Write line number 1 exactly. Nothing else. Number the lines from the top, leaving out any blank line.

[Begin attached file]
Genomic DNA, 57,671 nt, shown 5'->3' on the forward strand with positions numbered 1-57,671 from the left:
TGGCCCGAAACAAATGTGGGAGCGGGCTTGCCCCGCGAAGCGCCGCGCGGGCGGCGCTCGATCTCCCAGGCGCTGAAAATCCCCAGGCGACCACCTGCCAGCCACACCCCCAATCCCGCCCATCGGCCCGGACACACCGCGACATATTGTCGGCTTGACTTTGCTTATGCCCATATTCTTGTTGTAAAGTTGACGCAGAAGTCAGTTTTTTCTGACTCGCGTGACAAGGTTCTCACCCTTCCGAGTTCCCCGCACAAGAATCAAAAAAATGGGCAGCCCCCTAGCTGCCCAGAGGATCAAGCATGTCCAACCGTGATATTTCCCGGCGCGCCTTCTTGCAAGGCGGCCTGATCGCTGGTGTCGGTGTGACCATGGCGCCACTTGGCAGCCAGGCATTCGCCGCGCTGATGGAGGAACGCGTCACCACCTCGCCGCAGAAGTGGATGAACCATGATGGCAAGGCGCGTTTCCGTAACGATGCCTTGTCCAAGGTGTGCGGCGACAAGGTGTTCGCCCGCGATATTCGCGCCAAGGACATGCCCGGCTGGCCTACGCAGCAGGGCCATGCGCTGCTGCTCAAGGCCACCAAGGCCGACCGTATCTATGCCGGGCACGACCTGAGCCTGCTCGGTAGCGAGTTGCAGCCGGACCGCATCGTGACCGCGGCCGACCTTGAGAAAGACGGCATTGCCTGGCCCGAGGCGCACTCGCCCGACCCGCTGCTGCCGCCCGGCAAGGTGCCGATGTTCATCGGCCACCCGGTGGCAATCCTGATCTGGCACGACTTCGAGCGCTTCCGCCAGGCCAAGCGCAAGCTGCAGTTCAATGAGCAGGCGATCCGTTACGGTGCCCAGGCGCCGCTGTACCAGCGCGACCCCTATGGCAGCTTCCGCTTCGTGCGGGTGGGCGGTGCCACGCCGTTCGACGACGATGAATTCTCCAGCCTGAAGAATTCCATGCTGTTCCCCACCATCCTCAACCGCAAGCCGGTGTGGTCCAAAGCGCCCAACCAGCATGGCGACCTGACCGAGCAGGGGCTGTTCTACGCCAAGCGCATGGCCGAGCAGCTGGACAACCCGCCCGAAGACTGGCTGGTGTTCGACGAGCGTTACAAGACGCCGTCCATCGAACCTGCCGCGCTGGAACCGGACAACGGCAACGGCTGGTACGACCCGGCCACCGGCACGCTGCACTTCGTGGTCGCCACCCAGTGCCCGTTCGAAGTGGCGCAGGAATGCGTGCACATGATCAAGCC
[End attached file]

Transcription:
Genomic DNA, 57,671 nt, shown 5'->3' on the forward strand with positions numbered 1-57,671 from the left: